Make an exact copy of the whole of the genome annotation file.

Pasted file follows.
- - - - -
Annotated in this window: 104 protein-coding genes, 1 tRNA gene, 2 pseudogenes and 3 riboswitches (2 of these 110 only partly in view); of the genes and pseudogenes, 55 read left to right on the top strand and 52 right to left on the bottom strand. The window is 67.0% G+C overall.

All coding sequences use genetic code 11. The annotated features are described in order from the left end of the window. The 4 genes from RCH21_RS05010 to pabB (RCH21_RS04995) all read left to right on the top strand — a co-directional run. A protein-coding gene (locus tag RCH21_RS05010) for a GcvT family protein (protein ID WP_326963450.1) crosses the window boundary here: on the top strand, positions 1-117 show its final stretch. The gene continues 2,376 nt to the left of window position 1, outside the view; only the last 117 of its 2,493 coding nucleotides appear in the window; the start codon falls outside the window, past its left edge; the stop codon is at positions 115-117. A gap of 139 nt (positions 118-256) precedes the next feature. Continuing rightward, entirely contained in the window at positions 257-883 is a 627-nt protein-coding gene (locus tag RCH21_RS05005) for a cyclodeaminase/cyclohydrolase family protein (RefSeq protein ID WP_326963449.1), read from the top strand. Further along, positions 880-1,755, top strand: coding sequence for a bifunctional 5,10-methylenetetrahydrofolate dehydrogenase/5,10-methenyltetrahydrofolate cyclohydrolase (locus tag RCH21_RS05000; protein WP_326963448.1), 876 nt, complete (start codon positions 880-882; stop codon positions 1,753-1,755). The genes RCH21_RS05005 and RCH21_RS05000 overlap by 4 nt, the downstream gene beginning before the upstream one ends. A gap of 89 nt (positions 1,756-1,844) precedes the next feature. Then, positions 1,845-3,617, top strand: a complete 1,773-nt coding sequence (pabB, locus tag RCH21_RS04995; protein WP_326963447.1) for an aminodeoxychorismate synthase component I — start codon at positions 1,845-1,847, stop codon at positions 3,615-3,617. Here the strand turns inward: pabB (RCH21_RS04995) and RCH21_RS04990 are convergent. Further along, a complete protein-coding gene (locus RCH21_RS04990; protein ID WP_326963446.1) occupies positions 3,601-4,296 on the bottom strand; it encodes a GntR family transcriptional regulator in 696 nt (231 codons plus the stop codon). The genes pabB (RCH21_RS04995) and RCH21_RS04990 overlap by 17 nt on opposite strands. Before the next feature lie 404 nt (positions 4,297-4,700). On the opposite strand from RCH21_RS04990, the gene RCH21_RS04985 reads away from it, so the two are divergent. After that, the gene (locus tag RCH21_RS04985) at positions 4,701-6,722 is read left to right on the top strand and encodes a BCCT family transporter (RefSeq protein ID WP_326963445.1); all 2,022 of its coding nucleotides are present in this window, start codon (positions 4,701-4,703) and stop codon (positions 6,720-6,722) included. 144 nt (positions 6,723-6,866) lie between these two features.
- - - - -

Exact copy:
Annotated in this window: 104 protein-coding genes, 1 tRNA gene, 2 pseudogenes and 3 riboswitches (2 of these 110 only partly in view); of the genes and pseudogenes, 55 read left to right on the top strand and 52 right to left on the bottom strand. The window is 67.0% G+C overall.

All coding sequences use genetic code 11. The annotated features are described in order from the left end of the window. The 4 genes from RCH21_RS05010 to pabB (RCH21_RS04995) all read left to right on the top strand — a co-directional run. A protein-coding gene (locus tag RCH21_RS05010) for a GcvT family protein (protein ID WP_326963450.1) crosses the window boundary here: on the top strand, positions 1-117 show its final stretch. The gene continues 2,376 nt to the left of window position 1, outside the view; only the last 117 of its 2,493 coding nucleotides appear in the window; the start codon falls outside the window, past its left edge; the stop codon is at positions 115-117. A gap of 139 nt (positions 118-256) precedes the next feature. Continuing rightward, entirely contained in the window at positions 257-883 is a 627-nt protein-coding gene (locus tag RCH21_RS05005) for a cyclodeaminase/cyclohydrolase family protein (RefSeq protein ID WP_326963449.1), read from the top strand. Further along, positions 880-1,755, top strand: coding sequence for a bifunctional 5,10-methylenetetrahydrofolate dehydrogenase/5,10-methenyltetrahydrofolate cyclohydrolase (locus tag RCH21_RS05000; protein WP_326963448.1), 876 nt, complete (start codon positions 880-882; stop codon positions 1,753-1,755). The genes RCH21_RS05005 and RCH21_RS05000 overlap by 4 nt, the downstream gene beginning before the upstream one ends. A gap of 89 nt (positions 1,756-1,844) precedes the next feature. Then, positions 1,845-3,617, top strand: a complete 1,773-nt coding sequence (pabB, locus tag RCH21_RS04995; protein WP_326963447.1) for an aminodeoxychorismate synthase component I — start codon at positions 1,845-1,847, stop codon at positions 3,615-3,617. Here the strand turns inward: pabB (RCH21_RS04995) and RCH21_RS04990 are convergent. Further along, a complete protein-coding gene (locus RCH21_RS04990; protein ID WP_326963446.1) occupies positions 3,601-4,296 on the bottom strand; it encodes a GntR family transcriptional regulator in 696 nt (231 codons plus the stop codon). The genes pabB (RCH21_RS04995) and RCH21_RS04990 overlap by 17 nt on opposite strands. Before the next feature lie 404 nt (positions 4,297-4,700). On the opposite strand from RCH21_RS04990, the gene RCH21_RS04985 reads away from it, so the two are divergent. After that, the gene (locus tag RCH21_RS04985) at positions 4,701-6,722 is read left to right on the top strand and encodes a BCCT family transporter (RefSeq protein ID WP_326963445.1); all 2,022 of its coding nucleotides are present in this window, start codon (positions 4,701-4,703) and stop codon (positions 6,720-6,722) included. 144 nt (positions 6,723-6,866) lie between these two features.